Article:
Israel’s Victoria Hanna is coming to Vancouver for the Chutzpah! Festival (photo from Chutzpah!)
Victoria Hanna is unique. There is no doubt that her concert at the Chutzaph! Festival on Feb. 23 will be one of the most uplifting and intriguing performances you’ve ever seen.
A longtime vocalist and performer, Hanna’s mainstream popularity skyrocketed last year when the video of her song “Aleph-Bet (Hosha’ana)” went viral. She describes herself as a voice artist, and the phrase does best describe her work. Though music is a large part of it, Hanna explores the sounds that we make when we speak, the physical mechanics required to form letters, diacritics (the nekudot in Hebrew) and words, their meanings and those of the space into which they travel. She uses her whole body as an instrument, singing, voicing beats, gesturing with her arms, tapping her chest, stamping her foot. She is mesmerizing to watch and hear.
“I am very curious about voice and speech,” Hanna told the Independent. “I had a stuttering problem and it made me enter deeply into the act of voice.”
When Forbes Israel chose the Jerusalem-based artist as one of the 50 most influential women in 2015, it noted as one of her most important messages: “If you have a disadvantage you can turn it into a kind of gift.”
Hanna grew up in Jerusalem in a religious family, “in which the language and elocution of prayer were valued, above all other arts,” notes her bio. Hence, her source material: texts such as Sefer Yetzirah (Book of Creation, traditionally ascribed to Abraham) and the writings of 13th-century kabbalist Rabbi Abraham Abulafia.
“I grew up hearing both Iraqi-Persian and Egyptian liturgy,” she said, “and it influenced my art in the sense that I am completely intrigued by the scales and accents.”
The way in which Hanna presents the melodies and the rhythms of the texts gives listeners a sense of meaning even if they don’t understand the words.
“When I sing in ancient Hebrew for audiences who do not speak Hebrew,” she explained, it provides “a better understanding that language is sound, and music crosses boundaries.”
She also crosses boundaries between the seen and the unseen, making tangible the intangible. She uses letters, nekudot (or vowels), syllables and her whole body to create choreography in the space sound inhabits. She refers to it as “voicing space.”
“The concept,” she said, “means ‘to fill the space with voice,’ giving the voice action. Voice in action has to react to space. When you intend to put the voice into space, then it is called ‘voicing space.’”
Her art includes song and spoken word.
“Singing has to do with the purity of voice and speaking has the intention to deliver information,” she explained. “These two levels are mentioned in the kabbalistic scripts as two different dimensions.”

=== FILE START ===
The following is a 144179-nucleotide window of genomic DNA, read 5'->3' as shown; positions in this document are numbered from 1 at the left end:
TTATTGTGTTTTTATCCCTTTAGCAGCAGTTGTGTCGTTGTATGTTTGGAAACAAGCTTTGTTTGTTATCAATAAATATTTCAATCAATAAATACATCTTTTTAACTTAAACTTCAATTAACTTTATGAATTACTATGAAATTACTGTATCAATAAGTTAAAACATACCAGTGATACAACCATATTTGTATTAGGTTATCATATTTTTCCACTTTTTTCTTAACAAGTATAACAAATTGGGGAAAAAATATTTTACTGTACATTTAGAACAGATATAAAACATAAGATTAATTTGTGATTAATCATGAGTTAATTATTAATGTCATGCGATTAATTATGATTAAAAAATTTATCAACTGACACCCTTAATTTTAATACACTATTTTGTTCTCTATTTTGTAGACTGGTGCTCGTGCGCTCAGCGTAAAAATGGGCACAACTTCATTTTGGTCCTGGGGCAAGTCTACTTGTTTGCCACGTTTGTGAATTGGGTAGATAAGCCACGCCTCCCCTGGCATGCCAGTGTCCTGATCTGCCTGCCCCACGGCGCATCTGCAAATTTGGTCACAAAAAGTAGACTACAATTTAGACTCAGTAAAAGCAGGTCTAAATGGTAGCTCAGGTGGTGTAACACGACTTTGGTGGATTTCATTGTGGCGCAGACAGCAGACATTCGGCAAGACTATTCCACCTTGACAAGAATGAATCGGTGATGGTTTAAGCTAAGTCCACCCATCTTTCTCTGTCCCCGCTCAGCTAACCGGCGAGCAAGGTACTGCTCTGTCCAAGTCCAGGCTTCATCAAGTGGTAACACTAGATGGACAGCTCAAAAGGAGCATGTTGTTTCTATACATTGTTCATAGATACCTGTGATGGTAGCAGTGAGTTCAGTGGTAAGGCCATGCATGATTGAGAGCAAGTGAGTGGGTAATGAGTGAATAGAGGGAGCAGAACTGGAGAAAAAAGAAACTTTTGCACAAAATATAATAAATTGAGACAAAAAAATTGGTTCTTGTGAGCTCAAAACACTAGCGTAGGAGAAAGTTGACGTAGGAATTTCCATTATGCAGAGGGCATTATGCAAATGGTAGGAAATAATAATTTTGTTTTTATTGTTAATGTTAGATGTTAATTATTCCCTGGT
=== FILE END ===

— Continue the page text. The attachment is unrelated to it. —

Her performances also include theatre, music, of course, and video or some form of visual. In a 2015 lecture-performance at Tel Aviv University (TAU), which she has posted on her website, she uses a dry-erase board to illustrate various concepts.
A graduate of Nissan Nativ Acting Studio, Hanna has performed around the world – in Mumbai, Berlin, Sao Paolo and Boston, to name only a handful of the diverse places she has been. Her Chutzpah! show in Vancouver marks her first visit to Canada.
Hanna recently released her second single, “22 Letters,” a “kabbalistic rap from Sefer Yetzirah.” In the TAU lecture, she explains that there are 22 letters (in Hebrew). These foundation letters are engraved by the voice, carved with breath set in the mouth in five places: in the throat, in the palate, in the tongue, in the teeth, in the lips. With these 22 letters, God depicted what would be formed and all that would be formed; He made nonexistence into existence. She connects the creation of letters, writing, to human conception, birth. Therefore, our souls are full of letters, from head to foot, and the letters combine with the nekudot, alternating sounds, back and forth, in many melodies.
Her work is thought-provoking as well as entertaining, but is there some specific understanding that she is seeking, or that listeners are supposed to glean? “The exploration is the purpose,” she said, examining the “meeting point between voiced language and space.”
And it’s a journey that many are now following her on. As to what about her personal search speaks to so many people, she said, “I think that voice is a universal code, the basis of everything. The word was created by sound.”
For more on Hanna, visit victoriahanna.net. Her Feb. 23 performance at Rothstein Theatre starts at 8 p.m. For tickets ($29/$25/$21), call 604-257-5145 or visit chutzpahfestival.com, where the entire festival schedule can be found.